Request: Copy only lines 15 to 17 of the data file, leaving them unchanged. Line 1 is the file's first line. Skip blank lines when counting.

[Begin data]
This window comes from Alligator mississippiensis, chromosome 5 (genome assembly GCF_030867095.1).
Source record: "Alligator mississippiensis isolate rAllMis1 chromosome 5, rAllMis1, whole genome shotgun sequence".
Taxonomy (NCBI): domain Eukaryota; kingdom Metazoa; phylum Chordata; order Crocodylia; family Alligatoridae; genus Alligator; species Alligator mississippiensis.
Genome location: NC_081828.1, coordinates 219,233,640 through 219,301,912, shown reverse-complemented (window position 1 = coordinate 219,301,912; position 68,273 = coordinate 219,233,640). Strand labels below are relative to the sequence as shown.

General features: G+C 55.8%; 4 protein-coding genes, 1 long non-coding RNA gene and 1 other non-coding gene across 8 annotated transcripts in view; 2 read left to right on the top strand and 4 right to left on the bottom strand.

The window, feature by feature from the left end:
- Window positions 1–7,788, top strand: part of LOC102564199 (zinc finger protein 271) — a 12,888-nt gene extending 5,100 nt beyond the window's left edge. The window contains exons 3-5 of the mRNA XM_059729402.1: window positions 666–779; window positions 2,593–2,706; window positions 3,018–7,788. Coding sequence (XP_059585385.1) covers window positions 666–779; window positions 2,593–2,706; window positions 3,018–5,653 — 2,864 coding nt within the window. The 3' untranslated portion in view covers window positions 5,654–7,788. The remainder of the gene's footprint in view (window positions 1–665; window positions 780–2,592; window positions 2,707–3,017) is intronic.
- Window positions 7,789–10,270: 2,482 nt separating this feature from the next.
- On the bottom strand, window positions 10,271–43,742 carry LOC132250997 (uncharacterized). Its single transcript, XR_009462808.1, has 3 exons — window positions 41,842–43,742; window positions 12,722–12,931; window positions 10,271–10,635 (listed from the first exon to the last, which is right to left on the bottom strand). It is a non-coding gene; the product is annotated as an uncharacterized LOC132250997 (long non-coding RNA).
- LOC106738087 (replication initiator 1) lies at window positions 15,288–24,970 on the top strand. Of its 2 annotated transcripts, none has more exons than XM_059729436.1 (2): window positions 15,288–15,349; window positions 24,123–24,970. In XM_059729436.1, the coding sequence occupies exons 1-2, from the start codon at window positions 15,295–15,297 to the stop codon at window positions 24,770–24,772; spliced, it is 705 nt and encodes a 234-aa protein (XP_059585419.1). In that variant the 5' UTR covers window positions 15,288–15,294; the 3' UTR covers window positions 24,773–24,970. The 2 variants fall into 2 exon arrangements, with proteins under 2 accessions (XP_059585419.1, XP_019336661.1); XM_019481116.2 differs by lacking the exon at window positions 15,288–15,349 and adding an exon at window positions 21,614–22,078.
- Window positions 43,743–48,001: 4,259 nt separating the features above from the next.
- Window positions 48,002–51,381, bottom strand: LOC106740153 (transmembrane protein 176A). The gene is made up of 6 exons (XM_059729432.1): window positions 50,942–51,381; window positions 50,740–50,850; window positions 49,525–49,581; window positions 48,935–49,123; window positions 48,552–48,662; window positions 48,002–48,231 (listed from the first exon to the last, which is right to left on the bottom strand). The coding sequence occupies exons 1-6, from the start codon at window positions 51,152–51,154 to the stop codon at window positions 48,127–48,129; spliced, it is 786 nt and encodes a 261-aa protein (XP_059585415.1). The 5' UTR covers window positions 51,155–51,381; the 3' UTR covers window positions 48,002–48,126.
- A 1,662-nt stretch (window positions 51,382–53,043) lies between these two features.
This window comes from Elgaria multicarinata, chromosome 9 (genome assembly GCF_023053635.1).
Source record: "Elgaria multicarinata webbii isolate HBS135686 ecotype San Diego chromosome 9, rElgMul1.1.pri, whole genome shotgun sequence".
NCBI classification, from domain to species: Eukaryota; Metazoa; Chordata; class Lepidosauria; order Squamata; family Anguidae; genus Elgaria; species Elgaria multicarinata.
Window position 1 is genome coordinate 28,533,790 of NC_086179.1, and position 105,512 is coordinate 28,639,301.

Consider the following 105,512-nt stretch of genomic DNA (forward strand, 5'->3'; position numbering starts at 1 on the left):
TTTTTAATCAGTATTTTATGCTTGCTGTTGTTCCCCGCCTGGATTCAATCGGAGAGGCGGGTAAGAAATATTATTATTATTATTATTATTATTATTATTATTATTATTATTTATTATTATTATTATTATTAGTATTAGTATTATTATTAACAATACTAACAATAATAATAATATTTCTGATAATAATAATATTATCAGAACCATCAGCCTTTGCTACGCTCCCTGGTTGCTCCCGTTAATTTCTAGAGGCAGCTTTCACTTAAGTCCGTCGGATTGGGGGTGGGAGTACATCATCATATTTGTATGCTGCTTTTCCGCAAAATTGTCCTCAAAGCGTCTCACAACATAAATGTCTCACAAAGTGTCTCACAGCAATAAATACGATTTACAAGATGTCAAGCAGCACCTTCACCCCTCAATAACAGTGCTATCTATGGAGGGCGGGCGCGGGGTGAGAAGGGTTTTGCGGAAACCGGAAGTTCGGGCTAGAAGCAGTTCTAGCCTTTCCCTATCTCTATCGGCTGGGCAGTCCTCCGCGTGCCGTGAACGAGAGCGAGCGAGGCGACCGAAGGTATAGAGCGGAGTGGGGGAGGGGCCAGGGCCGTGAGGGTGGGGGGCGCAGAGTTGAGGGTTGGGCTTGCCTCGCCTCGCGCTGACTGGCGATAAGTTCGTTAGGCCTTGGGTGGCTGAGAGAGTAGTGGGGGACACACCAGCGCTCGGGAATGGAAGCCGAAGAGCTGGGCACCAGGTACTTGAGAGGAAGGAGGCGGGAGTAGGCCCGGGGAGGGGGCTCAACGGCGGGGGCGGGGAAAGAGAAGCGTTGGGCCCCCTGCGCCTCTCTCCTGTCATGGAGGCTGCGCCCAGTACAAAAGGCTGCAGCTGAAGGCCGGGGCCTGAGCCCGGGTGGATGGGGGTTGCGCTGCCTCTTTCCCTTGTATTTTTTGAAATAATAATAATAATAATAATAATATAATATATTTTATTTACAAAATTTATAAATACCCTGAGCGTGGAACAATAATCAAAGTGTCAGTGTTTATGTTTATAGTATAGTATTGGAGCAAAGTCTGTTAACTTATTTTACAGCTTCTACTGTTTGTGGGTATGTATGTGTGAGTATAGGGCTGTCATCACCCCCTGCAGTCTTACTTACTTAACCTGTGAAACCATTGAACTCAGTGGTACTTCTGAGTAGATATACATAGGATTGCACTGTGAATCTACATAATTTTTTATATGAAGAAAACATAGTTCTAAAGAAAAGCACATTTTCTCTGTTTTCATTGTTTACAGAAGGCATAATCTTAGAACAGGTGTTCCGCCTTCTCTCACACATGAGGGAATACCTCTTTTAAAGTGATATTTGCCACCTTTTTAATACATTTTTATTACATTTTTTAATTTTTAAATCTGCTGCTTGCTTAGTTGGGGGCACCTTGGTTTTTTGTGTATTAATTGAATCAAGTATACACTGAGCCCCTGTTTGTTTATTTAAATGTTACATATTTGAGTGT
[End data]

Source record: "Elgaria multicarinata webbii isolate HBS135686 ecotype San Diego chromosome 9, rElgMul1.1.pri, whole genome shotgun sequence".
NCBI classification, from domain to species: Eukaryota; Metazoa; Chordata; class Lepidosauria; order Squamata; family Anguidae; genus Elgaria; species Elgaria multicarinata.
Window position 1 is genome coordinate 28,533,790 of NC_086179.1, and position 105,512 is coordinate 28,639,301.